I may have spent the three days in Wellington, but I was engaged as ever online, following everything I could from twitter, to live streams, to blogs, to the various links that popped up. At any given time I had so many tabs open I couldn’t identify what was what. This I believe is awesome. Here’s some snippets of the things I took away and some of the next steps.
Keynote #1: Prof Yoham Harpaz – shared collaborative notes
This was a big picture presentation focusing on what educators should be doing with the students of this modern era. He defined three educational meta-ideologies: socialization, acculturalization and individualization. After unpacking the structure of an ideology and how ideology impacts education, he presented the three meta-ideologies, claiming they cannot all be taught because they contradict one another.
I found this a bit troubling. Why are they exclusive? In a student-centred learning environment is our job not to teach the students about these three spheres and have them determine what is best for their learning? I could see that going down really well in a couple of my classes. However, this wasn’t the keynote’s direction. Harpaz’s claim was that “Good schools stick to one ideology. Every one in a school community talk the same language.”
His conclusion was the moment of truth. Three questions to reflect on:
- To which ideology am I attracted? What is my pedagogical sentiment?
- Which ideology dominates N.Z. schools and my school?
- Which ideology should dominate NZ schools? and my schools?
Takeaway: How do I move my practice to be more individualised – fostering the autonomy and authenticity of the learners in front of me? How do we change the culture of the school to this? I think this is already happening to some extent this year with our professional learning focus, but there is much further to go!
Breakout #1 – Pond and N4L with Kris Ganly & Ian Allan – collaborative notes
This was pitched far to low and I was disappointed that this session was streamed. I spent most of my time on twitter.
Takeaway: I’m now on Pond and I’ve been playing around. My next step is to upload some resources. To be honest I haven’t found anything there that suits what I’m doing in Media or Drama, but the beauty of it is it can be shaped by the profession.
Breakout #2a – Improve Your Collaborative Practice: Sharing is not enough with Rebbecca Sweeney – collaborative notes
The essence here was all about the inquiry cycle and meeting specific needs – ensuring that there is clarity around the actions that we do in order to achieve better outcomes.
The non-engaging session tended to list the dos and don’t without much depth. Or maybe that was the stream that kept cutting out. However some nice comments keep things fairly interesting. I wish I had been there!
Takaway: Keep that inquiry cycle central to all my actions and planning. I do let it slip sometimes and this was a good reminded of its importance.
Breakout #2b – Twitter for Beginners (and those looking to become more connected) with Craig Kemp – collaborative notes and 10 Steps to Creating the Perfect Educational Twitter Account plus Craig Kemp’s blog
Nothing all that new. It was great to see Kemp followed the same structure as I did when I ran a similar session at our recent UnConference. Affirmation! One thing I really liked was this analogy:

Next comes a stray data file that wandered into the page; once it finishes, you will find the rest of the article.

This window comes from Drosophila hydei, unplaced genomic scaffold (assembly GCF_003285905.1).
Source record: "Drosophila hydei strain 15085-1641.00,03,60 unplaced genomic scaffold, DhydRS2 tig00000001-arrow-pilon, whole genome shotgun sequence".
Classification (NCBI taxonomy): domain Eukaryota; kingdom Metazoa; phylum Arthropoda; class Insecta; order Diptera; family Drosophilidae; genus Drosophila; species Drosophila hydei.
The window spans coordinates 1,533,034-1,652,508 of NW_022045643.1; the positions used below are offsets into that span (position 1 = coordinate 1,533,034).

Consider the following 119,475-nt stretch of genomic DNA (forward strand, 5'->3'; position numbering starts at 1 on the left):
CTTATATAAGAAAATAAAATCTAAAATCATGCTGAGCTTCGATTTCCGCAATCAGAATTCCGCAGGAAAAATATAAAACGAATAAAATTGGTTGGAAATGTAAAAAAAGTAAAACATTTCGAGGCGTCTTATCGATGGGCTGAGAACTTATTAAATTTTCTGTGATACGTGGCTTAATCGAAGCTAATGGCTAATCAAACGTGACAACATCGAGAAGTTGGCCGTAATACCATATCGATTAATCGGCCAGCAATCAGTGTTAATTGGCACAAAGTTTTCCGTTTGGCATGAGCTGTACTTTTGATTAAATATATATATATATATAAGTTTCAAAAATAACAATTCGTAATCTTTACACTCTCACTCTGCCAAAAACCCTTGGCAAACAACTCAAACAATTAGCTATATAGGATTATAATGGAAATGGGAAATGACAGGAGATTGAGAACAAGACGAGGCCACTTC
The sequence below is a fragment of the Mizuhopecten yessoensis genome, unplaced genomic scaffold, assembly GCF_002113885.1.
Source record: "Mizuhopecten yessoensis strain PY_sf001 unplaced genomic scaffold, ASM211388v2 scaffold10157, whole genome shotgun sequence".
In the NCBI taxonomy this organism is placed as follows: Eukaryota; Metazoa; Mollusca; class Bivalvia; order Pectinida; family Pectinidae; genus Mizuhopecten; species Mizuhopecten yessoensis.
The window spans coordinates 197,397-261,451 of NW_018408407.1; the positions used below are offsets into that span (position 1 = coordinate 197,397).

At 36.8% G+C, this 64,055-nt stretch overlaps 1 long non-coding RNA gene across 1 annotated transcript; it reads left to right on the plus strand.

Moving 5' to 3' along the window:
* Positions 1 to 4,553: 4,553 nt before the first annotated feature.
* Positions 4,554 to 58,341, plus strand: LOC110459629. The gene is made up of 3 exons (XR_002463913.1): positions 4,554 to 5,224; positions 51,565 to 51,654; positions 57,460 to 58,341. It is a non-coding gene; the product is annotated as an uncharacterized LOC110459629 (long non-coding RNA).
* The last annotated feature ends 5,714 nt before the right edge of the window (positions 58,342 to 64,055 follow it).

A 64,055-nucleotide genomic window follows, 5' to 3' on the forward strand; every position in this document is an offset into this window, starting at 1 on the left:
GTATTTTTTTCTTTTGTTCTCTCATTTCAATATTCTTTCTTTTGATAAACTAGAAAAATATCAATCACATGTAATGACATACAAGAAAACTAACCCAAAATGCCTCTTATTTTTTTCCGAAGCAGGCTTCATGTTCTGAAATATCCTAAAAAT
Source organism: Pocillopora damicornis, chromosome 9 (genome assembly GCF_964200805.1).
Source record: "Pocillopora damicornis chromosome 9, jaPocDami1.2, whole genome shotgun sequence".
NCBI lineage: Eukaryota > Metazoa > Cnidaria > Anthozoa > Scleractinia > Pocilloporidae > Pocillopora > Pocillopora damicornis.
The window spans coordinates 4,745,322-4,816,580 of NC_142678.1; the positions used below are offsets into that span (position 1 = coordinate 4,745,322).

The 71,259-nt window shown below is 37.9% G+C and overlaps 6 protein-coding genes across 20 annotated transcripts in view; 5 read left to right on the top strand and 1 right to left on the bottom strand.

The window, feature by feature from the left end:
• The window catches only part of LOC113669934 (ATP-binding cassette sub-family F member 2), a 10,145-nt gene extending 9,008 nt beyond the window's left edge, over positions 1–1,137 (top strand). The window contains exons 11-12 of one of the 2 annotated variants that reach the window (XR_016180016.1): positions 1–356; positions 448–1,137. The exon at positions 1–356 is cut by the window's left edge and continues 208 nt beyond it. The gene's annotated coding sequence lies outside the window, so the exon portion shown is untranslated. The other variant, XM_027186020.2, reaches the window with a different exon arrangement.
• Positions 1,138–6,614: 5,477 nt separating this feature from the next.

Keynote #2: Adam Lefstein – collaborative notes
- Why should we care about teacher professional conversations?
- What do we talk about when we talk about our practice?
- What sort of professional conversations make us smarter about our practice?
- So what? (Or what can I take back to school from this talk)
The general idea here that I gleaned from twitter was around making our conversations more effective, as the saying goes ‘the whole is greater that the sum of its smarts’. Discourse shapes our thoughts, what we see and what we say. He is big on dialogic pedagogy which I’m not sure I get…but I’ll return to it later on his website.
Dialogic pedagogy is a term used by a growing number of scholars, practitioners and policy-makers to describe learning processes in which teacher and pupils critically interrogate the topic of study, express and listen to multiple voices and points of view, and create respectful and equitable classroom relations
He presented 10 informal rules to govern pedagogical discourse:
- Don’t talk about pedagogical problems
- Don’t mind the gap between teaching aspirations and classroom realities.
- Trust your own unique experience. Embrace it and share it
- No precise professional language
- Focus on what is missing
- Trust your feelings and Intuition… no need to justify and provide evidence
- Everything is due to the teacher
Rules for Professional Conversations that make us smarter about our practice
- Focus on the core work of teaching: classroom practice
- Anchor discourse to rich representations of practice and base claims on evidence from them.
- Adopt an inquiry stance: describe and understand before attempting to judge and solve
- Balance criticism and support, and be honest.
- Focus on issues and dilemmas
- Should be affirming and safe as well as constructive.
I have to admit this is a presentation I wanted to be at. I think there should have been a lot of debate about the ideas being presented here, and many of these statements seem provokative. Twitter didn’t quite do them justice and this didn’t allow me to have my own take on them.
Take away: find out more research about pedagogical conversations and professional dialgoue. This seems like a good area to go further in. I think there is a lot of value in some of these ideas i.e. “Adopt an inquiry stance: describe and understand before attempting to judge and solve” and they are worth reflecting on further.